Why national parks, coal-fired power plants may be neighbors
Air-quality experts worry that proposed changes to clean-air regulations may allow developers to build the plants near pristine areas.
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The proposed changes would effectively hide pollution spikes from regulators, ignore existing major polluters, allow "phony pollution accounting" methods, and let states establish their own standards, says Mark Wenzler, clean air director of the National Parks Conservation Association, a Washington-based advocacy group.Skip to next paragraph
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An EPA spokesman in Washington declined to grant an interview or respond to e-mailed questions. A fact sheet about the proposed rule and a letter to Congress on the change were referred instead. "The proposed rules would provide greater regulatory certainty and reduce complexity without sacrificing the current level of environmental protection," the fact sheet says.
Central to the proposal, say Park Service and EPA experts, are four changes. They would:
•Substitute an annual average of emissions for the current "maximum" emissions that is measured over a few hours, up to a single day.
•Exclude from pollution estimates output from existing industrial emitters that have been granted variances.
•Switch from calculating emissions using the two most recent years of data to any time period "more representative" of normal operations.
•Grant discretion to state regulators to use whatever data and information in their judgment would be most reliable in calculating emissions.
The final period of public-comment on these changes closed earlier this month. The final rule is expected to take effect before the end of the year.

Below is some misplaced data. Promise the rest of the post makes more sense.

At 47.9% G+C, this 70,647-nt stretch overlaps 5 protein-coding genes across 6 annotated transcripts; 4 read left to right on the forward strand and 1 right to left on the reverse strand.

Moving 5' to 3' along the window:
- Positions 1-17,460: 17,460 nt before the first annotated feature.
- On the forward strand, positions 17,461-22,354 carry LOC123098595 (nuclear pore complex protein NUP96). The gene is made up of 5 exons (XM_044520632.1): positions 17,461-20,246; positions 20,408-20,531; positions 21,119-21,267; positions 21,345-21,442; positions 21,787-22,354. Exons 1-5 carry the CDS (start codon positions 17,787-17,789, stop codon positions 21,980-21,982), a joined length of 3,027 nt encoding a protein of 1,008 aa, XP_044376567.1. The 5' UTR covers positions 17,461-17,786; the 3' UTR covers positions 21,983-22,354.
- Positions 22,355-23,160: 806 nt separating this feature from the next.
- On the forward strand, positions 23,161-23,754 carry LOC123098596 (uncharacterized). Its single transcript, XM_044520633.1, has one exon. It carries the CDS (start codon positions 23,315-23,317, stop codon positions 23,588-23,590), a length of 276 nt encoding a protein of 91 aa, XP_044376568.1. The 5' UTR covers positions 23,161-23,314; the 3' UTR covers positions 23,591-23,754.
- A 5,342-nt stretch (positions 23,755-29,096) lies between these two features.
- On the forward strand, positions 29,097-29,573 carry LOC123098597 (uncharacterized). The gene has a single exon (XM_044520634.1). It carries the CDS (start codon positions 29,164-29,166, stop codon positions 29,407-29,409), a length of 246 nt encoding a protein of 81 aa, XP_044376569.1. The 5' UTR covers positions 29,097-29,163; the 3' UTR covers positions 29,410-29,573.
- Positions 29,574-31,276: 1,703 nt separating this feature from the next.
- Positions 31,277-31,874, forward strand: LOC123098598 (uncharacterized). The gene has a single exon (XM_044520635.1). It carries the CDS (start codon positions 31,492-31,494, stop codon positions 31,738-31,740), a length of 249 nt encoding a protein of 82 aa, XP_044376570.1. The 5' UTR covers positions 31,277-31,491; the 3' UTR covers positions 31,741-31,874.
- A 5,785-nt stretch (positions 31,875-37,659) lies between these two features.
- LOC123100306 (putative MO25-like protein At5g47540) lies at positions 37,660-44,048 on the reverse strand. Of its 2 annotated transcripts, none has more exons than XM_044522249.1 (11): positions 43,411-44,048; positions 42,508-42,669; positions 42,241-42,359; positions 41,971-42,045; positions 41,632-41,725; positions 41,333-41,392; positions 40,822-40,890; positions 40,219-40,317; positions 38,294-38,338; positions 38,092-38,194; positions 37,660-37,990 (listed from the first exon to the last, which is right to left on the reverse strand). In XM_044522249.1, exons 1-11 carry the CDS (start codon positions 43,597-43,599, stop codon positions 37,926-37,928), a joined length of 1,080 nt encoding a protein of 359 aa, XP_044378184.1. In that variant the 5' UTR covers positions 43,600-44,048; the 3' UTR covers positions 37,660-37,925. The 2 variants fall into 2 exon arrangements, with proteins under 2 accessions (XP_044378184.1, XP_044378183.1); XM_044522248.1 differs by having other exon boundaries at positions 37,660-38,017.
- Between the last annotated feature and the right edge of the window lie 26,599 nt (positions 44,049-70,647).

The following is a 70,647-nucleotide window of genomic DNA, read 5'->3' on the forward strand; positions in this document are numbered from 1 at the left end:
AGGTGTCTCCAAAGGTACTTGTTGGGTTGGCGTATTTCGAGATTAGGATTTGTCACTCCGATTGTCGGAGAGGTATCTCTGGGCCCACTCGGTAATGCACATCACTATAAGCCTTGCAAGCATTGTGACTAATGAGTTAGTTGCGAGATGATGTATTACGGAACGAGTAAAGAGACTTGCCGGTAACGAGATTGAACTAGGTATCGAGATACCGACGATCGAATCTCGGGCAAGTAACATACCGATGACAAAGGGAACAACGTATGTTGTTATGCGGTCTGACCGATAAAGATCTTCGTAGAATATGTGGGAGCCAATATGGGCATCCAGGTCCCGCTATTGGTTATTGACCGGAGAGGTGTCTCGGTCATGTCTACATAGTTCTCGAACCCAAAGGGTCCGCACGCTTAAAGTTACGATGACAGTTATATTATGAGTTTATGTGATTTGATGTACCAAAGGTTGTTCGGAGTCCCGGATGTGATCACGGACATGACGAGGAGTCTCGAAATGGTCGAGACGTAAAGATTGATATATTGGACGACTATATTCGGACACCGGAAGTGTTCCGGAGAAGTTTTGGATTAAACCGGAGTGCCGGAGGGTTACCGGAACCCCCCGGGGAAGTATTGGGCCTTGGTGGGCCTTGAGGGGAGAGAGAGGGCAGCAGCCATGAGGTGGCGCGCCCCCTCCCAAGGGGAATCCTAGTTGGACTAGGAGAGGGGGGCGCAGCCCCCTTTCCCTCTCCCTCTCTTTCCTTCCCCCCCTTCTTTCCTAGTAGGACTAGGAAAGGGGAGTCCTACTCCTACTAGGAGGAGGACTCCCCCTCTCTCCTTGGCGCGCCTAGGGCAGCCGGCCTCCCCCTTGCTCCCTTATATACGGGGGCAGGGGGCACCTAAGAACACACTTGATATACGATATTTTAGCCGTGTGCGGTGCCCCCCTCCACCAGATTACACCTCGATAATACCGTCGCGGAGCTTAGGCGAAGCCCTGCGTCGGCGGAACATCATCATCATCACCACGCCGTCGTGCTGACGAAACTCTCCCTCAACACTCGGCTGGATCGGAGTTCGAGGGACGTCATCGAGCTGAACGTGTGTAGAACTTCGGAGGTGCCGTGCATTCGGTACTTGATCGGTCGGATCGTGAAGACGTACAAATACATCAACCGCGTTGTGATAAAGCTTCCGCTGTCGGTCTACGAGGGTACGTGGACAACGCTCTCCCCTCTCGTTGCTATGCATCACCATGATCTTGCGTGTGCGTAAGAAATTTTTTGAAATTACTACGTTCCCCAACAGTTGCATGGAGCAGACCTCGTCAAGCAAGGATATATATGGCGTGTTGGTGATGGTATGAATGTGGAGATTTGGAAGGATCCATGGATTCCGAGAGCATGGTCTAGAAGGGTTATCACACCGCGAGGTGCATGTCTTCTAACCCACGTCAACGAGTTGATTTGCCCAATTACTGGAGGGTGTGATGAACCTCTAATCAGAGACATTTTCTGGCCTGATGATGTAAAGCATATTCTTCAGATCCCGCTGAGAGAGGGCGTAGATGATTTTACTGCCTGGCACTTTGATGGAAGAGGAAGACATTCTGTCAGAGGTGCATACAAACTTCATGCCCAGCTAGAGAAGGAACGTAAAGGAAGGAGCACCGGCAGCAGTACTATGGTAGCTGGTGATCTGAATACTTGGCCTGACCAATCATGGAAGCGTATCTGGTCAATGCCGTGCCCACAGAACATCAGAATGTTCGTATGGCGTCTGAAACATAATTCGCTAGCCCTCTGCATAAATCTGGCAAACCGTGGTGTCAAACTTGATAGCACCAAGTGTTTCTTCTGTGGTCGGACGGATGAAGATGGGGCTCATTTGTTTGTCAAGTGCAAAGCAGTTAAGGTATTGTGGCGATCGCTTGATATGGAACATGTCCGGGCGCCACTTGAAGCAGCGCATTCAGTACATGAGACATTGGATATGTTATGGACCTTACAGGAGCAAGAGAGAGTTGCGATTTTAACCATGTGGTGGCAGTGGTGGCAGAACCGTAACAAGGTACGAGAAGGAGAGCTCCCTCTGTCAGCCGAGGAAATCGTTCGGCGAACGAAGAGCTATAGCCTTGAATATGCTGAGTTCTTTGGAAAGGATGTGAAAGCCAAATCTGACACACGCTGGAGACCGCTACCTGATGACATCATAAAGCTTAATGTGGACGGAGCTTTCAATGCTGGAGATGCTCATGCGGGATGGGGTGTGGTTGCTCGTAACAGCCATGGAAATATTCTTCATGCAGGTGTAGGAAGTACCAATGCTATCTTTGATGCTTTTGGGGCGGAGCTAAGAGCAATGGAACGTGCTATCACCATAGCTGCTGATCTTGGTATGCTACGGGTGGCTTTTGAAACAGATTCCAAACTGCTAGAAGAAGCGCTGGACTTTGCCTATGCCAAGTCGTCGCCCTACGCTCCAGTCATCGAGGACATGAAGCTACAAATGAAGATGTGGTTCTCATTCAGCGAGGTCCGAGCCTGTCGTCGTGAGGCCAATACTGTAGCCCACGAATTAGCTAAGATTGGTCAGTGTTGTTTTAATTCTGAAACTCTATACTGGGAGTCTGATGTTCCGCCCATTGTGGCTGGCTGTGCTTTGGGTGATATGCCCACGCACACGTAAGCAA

Several federal air-quality experts contacted by the Monitor say it is clear to them that EPA's planned changes would weaken the underpinnings of clean-air standards for Class 1 regions.
"We're talking about more pollution in national parks and wilderness, not less, because of this proposed change," says a federal air-quality expert, who asked not to be named because he was not permitted to speak to the press.
Lawmakers raise objections
Congress is concerned, too. In February, Rep. Henry Waxman (D) of Calif., chairman of the House Committee on Oversight and Government Reform, sent a letter expressing his concerns to EPA Administrator Stephen Johnson. In it, Congressman Waxman quotes an internal e-mail from Mr. Bunyak that compares the EPA's plan to average polluters' emissions over a year when evaluating air permit applications to "allowing a person to average all the variations in his driving speed over [an] entire year to see whether he is complying with the 55-mile-per-hour speed limit."
"It looks like the EPA is once again ignoring the law and the best guidance of their career staff and operating instead from a political perspective," Waxman said in an interview. "We've seen it from the documents we already have and it's a troubling story."